Speaking of: do any of our illustrious Portuguese member have a good history of the Ultramarine Wars? In English, Russian or Polish.
Sorry to disapoint you, but Portugal has by now a very low private savings rate, a consequence of the sudden drop of interest rates as we entered the eurozone.
Thanks! Updating the post.
Investment in national savings schemes saw a big jump during January thanks to increase in interest rates on different products effected by the government in December.
I would like to humbly point out that with this Irish Mess VII you already have surpassed by one the number of Rocky movies. I really feel you should stop…lol
I suppose I should think up some new titles. A bit like the later Friday the 13th movies.
“But the Irish situation isn’t quite the same (to the Greek).” I think that the only thing that is clearly common between the Greek and the Irish crisis is that the people of Greece and Ireland lived beyond their means for at least 10 years — perhaps 20. Now they follow the “usual” steps of a crisis but in a different order.
As for Luis Amado, he dared mention the elephant in the room which is … rude. The fact is that if you have given up control of your monetary affairs, and you are a small country, you better behave yourself and do not succumb to the temptation of over-borrowing. If you do, you are in trouble: Sinners like you will not easily find redemption.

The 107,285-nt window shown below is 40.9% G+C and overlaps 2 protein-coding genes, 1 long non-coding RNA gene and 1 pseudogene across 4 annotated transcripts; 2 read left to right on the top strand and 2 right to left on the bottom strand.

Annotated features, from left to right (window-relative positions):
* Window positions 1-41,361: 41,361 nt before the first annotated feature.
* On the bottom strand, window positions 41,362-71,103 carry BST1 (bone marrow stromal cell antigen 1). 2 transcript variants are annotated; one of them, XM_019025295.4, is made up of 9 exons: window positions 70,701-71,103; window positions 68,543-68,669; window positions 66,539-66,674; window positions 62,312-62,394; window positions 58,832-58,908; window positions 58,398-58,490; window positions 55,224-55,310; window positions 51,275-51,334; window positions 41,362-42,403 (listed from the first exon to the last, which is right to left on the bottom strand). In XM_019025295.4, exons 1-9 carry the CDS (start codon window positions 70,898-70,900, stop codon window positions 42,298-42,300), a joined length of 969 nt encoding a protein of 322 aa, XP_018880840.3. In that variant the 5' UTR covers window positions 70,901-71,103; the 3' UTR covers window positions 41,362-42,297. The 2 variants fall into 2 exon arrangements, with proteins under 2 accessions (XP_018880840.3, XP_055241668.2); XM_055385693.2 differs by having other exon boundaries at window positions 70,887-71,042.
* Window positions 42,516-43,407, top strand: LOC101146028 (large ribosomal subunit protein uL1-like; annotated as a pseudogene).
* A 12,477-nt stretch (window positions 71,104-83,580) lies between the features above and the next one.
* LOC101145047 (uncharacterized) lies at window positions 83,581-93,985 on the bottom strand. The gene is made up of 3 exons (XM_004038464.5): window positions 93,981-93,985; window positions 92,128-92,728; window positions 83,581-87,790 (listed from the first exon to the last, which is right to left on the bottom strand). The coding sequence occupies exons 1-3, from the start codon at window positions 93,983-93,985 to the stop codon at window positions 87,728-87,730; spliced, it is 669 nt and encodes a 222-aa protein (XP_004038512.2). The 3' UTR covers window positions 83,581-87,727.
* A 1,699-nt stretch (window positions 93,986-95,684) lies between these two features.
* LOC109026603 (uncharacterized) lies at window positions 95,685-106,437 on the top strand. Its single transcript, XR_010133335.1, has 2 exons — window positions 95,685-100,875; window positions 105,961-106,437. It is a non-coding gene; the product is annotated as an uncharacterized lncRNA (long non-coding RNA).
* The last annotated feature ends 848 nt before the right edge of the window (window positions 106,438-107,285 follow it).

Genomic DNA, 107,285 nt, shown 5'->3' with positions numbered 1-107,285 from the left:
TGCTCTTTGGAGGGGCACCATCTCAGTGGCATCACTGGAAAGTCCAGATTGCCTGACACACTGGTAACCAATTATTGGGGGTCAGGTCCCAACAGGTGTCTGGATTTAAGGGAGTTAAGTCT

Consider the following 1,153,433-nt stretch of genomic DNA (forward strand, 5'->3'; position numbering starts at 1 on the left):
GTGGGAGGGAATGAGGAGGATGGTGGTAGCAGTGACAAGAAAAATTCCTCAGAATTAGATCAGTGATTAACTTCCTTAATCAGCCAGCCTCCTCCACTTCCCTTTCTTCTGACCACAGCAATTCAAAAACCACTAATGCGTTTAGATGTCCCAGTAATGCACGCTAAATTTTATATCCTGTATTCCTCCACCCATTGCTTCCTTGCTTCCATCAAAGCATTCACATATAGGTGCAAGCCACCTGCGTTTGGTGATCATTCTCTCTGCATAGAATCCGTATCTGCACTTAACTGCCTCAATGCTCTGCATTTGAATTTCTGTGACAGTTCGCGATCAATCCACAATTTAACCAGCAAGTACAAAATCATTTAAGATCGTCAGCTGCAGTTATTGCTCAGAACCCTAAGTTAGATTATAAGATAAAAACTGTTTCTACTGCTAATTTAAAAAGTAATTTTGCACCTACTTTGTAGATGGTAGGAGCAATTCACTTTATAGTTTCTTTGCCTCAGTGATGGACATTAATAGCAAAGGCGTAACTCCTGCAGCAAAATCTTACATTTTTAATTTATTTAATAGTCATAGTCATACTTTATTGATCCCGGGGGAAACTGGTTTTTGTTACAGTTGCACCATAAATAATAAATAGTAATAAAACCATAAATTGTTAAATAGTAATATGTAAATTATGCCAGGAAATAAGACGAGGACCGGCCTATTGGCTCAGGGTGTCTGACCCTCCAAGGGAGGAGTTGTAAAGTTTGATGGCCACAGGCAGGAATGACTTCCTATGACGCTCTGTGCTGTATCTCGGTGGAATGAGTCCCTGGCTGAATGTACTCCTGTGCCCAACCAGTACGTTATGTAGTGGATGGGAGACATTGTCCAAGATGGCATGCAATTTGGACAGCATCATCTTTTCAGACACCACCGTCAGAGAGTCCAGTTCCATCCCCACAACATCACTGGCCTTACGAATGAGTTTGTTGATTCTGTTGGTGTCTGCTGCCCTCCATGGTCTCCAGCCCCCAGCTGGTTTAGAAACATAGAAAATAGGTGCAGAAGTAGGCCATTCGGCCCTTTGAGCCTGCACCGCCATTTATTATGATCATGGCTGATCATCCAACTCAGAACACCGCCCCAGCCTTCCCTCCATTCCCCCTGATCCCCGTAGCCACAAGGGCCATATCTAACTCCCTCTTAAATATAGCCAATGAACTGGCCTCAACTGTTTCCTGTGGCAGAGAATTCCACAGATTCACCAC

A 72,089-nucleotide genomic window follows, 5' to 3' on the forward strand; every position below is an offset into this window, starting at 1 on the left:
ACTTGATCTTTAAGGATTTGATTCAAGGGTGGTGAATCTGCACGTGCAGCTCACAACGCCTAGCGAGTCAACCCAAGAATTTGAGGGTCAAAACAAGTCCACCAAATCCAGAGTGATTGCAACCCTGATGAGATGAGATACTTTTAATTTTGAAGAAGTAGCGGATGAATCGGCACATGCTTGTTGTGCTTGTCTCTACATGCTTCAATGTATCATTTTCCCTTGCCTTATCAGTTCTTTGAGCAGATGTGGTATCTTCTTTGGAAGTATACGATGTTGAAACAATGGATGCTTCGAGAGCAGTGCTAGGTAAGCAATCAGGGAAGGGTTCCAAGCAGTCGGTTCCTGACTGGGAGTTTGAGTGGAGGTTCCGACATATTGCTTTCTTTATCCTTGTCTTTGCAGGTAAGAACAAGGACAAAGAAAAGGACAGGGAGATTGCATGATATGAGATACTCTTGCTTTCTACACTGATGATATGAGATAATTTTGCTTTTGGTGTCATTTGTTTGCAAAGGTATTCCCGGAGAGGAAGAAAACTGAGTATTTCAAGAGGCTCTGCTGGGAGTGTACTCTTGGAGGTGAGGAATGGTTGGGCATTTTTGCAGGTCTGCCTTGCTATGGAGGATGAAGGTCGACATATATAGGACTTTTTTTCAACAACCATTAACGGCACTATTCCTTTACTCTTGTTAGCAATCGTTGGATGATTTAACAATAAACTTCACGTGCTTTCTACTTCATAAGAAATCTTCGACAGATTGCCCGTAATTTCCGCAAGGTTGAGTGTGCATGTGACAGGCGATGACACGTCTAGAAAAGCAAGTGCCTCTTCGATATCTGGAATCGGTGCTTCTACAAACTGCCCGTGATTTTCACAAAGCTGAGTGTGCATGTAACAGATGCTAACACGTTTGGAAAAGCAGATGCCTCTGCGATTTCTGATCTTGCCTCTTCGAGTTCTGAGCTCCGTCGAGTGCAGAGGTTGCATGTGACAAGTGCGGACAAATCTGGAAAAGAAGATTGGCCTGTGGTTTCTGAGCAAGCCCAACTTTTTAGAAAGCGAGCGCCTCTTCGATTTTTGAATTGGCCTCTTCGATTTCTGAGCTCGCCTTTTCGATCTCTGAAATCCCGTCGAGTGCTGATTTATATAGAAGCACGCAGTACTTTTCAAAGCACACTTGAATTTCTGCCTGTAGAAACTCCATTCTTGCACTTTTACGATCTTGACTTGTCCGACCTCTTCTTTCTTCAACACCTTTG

One wonders what the Irish and eventually the Spanish would do? Does the government succumb to Euro pressure and let the tax payers bail out Irish banks’ bond holders, or do they stand firm and say enough is enough, let the risk takers take the losses? As insolvency overwhelms the Irish banking system, no amount of liquidity can stave of default/restructuring. Its a matter of who bears the costs. So far, the world has been making taxpayers pay for the promiscuity of the bankers. I do believe we are at the juncture where sovereign ability to save the banks is completely exhausted. The governments of the world should put the citizens first. TO do so, they have to let the stakeholders in the banks, be in shareholder or debtholder, pay the price for their wrong investment. Nationalisation/receivership will allow the country to continue to have liquidity for its businesses while the bad debts are written off and the costs put to the stakeholders. Subsequent restructuring and regulation will result in a stronger banking sector. And the government can devote its resources to increasing employment and fostering the economy. Making the taxpayer pay will not turn the economy around. ALl it achieves is a transfer of wealth from the state to bank stakeholders.
That should never happen.
If Germany wants to move out of the euro, watch out because that means that their interests are moving towards Russia, a country offering surplus labour, plenty of raw materials and an obsolete industrial base needing modernization, read German products and technology.
Therefore the idea that if Germany is kicked out from the Euro-zone ( I have seen some Portuguese people nurturing such idea) all current difficulties besieging the members of the Club-Med will be solved may not turn out to be true.